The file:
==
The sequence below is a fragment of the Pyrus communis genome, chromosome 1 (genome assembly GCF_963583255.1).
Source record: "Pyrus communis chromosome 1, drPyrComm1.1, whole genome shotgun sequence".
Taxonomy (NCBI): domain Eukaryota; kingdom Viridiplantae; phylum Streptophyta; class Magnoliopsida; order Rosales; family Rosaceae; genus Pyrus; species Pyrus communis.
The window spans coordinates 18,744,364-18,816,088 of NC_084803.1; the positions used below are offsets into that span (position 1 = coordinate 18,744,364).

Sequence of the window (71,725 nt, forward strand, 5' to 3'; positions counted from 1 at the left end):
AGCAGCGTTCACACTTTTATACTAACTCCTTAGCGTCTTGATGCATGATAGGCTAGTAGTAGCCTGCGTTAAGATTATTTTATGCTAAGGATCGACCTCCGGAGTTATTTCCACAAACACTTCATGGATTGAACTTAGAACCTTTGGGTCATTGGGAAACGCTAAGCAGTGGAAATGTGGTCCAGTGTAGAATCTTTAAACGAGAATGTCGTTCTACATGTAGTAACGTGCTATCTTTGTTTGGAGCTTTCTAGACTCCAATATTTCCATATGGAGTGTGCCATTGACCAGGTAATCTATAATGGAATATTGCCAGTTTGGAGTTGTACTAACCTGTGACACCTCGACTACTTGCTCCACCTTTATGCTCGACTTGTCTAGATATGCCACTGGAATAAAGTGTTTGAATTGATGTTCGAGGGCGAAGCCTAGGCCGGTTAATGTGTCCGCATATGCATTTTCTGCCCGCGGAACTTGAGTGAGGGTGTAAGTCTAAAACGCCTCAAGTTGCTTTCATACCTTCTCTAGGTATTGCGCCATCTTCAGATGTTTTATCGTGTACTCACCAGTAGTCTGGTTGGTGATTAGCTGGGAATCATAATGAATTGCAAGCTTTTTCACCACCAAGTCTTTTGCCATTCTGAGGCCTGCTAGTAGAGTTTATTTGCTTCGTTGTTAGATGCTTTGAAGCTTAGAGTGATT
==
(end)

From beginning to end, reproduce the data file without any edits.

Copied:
The sequence below is a fragment of the Pyrus communis genome, chromosome 1 (genome assembly GCF_963583255.1).
Source record: "Pyrus communis chromosome 1, drPyrComm1.1, whole genome shotgun sequence".
Taxonomy (NCBI): domain Eukaryota; kingdom Viridiplantae; phylum Streptophyta; class Magnoliopsida; order Rosales; family Rosaceae; genus Pyrus; species Pyrus communis.
The window spans coordinates 18,744,364-18,816,088 of NC_084803.1; the positions used below are offsets into that span (position 1 = coordinate 18,744,364).

Sequence of the window (71,725 nt, forward strand, 5' to 3'; positions counted from 1 at the left end):
AGCAGCGTTCACACTTTTATACTAACTCCTTAGCGTCTTGATGCATGATAGGCTAGTAGTAGCCTGCGTTAAGATTATTTTATGCTAAGGATCGACCTCCGGAGTTATTTCCACAAACACTTCATGGATTGAACTTAGAACCTTTGGGTCATTGGGAAACGCTAAGCAGTGGAAATGTGGTCCAGTGTAGAATCTTTAAACGAGAATGTCGTTCTACATGTAGTAACGTGCTATCTTTGTTTGGAGCTTTCTAGACTCCAATATTTCCATATGGAGTGTGCCATTGACCAGGTAATCTATAATGGAATATTGCCAGTTTGGAGTTGTACTAACCTGTGACACCTCGACTACTTGCTCCACCTTTATGCTCGACTTGTCTAGATATGCCACTGGAATAAAGTGTTTGAATTGATGTTCGAGGGCGAAGCCTAGGCCGGTTAATGTGTCCGCATATGCATTTTCTGCCCGCGGAACTTGAGTGAGGGTGTAAGTCTAAAACGCCTCAAGTTGCTTTCATACCTTCTCTAGGTATTGCGCCATCTTCAGATGTTTTATCGTGTACTCACCAGTAGTCTGGTTGGTGATTAGCTGGGAATCATAATGAATTGCAAGCTTTTTCACCACCAAGTCTTTTGCCATTCTGAGGCCTGCTAGTAGAGTTTATTTGCTTCGTTGTTAGATGCTTTGAAGCTTAGAGTGATT